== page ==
I consider myself VERY knowledgable in the area of PnF charts and Bullish% charts (although i have yet been able to figure out how to make money using them:) and would be more than happy to help you out in any way that i can. I probably have a few years worth of data, but not in raw form, i only have the Bullish% charts in PnF format, but i'd have to dig it up. I've also done some back testing and couldn't find any hard and fast rules to go by to make it profitible (who knows, maybe putting both of our heads together could come up with something?)

    Let me know if you have an interest in discussing any of this further, either on/off the board.
  6. The Bullish Percent indicators are Stockcharts proprietary indicators. The indicator is the % of stocks in a sample which shows a bullish point and figure chart, and I think what they consider bullish p&f may not be standard. Not sure.
  7. Babak



    lol, I'm one of the more commoner folk around here. I'm just a cyber busboy asked to clear the tables and the mop up before the next guest arrives.

    I do have to admit that I'm not as knowledgeable as you when it comes to PnF charts. I guess I should have explained further what I was looking for exactly. I'm aware of the way a $BP index is created however because of the difficulty in deciding what security to include in which sector, I am only interested in wide exchange indexes ($BPCOMPQ for Nasdaq $BPNYA for NYSE, etc.).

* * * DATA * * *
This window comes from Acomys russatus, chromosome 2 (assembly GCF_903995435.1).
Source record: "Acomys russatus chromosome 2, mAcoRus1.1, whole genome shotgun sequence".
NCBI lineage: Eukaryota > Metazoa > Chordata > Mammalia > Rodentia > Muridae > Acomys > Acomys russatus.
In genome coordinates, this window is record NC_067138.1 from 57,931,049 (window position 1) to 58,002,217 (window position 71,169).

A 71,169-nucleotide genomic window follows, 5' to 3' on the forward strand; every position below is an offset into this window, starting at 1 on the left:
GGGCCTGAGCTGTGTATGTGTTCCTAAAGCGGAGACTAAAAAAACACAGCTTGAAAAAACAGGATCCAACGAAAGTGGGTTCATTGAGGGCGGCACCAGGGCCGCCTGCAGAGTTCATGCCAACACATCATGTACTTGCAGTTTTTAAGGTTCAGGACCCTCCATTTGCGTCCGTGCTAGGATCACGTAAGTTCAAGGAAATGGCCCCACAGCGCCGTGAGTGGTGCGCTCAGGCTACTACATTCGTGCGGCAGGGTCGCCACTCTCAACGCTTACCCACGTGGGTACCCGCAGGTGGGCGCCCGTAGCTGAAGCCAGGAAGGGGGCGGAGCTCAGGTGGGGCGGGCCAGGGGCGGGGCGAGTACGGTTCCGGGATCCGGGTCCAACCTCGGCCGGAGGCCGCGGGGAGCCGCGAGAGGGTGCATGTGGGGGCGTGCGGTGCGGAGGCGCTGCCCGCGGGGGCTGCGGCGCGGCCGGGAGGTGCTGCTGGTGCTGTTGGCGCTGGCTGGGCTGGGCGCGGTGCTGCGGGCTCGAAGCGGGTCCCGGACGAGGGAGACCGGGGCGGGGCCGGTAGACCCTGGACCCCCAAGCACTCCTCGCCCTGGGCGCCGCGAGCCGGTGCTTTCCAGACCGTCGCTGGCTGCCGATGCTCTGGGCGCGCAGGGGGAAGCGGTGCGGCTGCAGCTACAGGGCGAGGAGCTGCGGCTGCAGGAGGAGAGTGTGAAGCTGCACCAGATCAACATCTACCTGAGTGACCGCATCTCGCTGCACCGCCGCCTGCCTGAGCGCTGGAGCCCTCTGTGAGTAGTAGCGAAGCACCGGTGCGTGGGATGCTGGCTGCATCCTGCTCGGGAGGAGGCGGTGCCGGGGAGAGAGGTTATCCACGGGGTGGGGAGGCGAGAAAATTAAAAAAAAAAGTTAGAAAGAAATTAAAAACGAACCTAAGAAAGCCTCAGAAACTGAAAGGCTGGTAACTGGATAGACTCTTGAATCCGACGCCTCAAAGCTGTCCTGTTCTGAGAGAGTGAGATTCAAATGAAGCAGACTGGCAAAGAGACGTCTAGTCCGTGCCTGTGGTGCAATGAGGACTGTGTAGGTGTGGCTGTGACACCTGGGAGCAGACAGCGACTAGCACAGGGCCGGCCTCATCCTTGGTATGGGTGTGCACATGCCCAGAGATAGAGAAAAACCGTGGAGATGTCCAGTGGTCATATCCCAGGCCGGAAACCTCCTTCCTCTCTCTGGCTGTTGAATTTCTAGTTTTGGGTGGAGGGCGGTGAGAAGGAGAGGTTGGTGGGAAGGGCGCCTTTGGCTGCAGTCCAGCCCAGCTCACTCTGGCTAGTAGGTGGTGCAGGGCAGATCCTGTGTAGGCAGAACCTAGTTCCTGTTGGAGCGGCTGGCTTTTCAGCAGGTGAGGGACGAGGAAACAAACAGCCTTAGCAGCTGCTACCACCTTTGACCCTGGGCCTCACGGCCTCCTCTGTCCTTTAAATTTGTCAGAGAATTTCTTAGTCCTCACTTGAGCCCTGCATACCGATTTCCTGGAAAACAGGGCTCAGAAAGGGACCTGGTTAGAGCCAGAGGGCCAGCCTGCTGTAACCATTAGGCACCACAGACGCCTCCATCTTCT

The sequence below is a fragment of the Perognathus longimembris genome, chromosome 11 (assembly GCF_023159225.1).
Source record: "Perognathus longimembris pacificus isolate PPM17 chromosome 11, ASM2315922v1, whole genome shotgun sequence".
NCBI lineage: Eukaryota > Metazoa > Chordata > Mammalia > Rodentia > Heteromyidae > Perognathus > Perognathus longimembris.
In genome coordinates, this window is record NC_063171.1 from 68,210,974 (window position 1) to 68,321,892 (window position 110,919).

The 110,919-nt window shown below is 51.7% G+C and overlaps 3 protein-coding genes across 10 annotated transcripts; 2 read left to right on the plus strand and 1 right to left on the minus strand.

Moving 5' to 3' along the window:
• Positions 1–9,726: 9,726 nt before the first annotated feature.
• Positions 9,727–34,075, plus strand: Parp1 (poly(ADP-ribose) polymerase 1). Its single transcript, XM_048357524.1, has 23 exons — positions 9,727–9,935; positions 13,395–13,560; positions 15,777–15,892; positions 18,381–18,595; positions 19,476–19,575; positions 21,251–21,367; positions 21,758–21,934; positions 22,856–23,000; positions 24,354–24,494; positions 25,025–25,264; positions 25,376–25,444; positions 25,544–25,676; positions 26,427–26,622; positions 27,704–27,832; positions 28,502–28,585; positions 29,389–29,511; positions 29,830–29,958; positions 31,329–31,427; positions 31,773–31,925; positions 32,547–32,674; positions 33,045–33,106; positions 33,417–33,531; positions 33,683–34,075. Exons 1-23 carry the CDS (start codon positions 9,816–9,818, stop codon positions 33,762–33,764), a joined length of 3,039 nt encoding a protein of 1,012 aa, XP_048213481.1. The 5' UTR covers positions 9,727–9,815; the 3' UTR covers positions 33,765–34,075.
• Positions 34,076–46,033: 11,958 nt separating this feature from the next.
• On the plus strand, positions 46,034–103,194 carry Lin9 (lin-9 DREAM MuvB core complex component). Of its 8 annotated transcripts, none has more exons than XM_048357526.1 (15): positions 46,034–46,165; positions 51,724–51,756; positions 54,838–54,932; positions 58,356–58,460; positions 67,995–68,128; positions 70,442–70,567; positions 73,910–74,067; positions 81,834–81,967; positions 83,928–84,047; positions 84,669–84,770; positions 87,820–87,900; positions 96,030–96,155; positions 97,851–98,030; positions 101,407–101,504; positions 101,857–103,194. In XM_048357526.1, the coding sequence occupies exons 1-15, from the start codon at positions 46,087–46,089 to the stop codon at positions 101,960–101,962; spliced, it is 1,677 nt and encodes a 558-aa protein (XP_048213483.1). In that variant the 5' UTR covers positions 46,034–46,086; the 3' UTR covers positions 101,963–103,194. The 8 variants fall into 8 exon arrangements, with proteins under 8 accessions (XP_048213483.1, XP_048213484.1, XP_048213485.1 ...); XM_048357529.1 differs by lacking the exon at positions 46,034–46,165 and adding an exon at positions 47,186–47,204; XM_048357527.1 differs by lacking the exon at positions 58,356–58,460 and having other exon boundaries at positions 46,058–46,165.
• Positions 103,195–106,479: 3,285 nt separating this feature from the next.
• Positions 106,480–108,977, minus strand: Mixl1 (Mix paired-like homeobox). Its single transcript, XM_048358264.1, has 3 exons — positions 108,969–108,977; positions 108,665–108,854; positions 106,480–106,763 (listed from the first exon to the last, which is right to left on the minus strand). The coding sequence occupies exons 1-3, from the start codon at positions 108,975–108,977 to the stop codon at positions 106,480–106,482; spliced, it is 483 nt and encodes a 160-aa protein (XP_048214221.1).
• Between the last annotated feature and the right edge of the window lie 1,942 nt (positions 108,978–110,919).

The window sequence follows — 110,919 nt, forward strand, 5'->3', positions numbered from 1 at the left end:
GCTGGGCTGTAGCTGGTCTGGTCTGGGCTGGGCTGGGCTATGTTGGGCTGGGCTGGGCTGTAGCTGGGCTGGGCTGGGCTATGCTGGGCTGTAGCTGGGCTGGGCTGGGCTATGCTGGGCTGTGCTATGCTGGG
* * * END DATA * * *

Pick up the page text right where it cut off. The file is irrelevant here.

The reason why I am interested in this is that I noticed a while back that at extreme points it flags significant market tops/bottoms. Of course, this is not really news to anyone! :D

    But I wish to add it to other such "indicators" because I feel that although one may not be 100% accurate or provide a correct picture at one point, when several different perspectives all agree, the likelihood of a move/up or down is much larger.

    I'm a bit confused why you would not have been able to find a way to profit from the $BP indexes. Perhaps it is because you are using the sector indices rather than the more broad ones that I watch?

    I'll take you through how I think about the $BPCOMPQ:

    Measures above or equal to 55

    Feb '01 beginning of month>>top
    May '01 end of month>>top
    Jan '02 middle of month>>top (a bit off)
    Mar '02 end of month>>top (a bit off)
    Apr '02 middle of month>>top

    Interestingly the mother of all tops formed in Mar '01 was reflected in a more muted 50 reading on the $BPCOMPQ index. However the index was congested in that area for more than 2 months.

    When I say 'top' in the above table, I mean bang on or very very close. When I say 'a bit off', I mean the $BPCOMPQ didn't flag the top, due to a small (week) time difference. You can follow what I mean by referring to this chart:


    Again, the problem is that I only have 3 years of data and can't really say with any certainty the validity of these signals in the long term.

    How are you using the $BP indices?
  8. Bullish % charts were not originated by Stockcharts. Atin Maliya (sic?), wrote the program for the PnF charts on that site ( he's a regular contributor on SI), and I believe he emulates Chartcraft's
    way of calculating it, but as posted earlier the exact stocks used in the calculation may differ.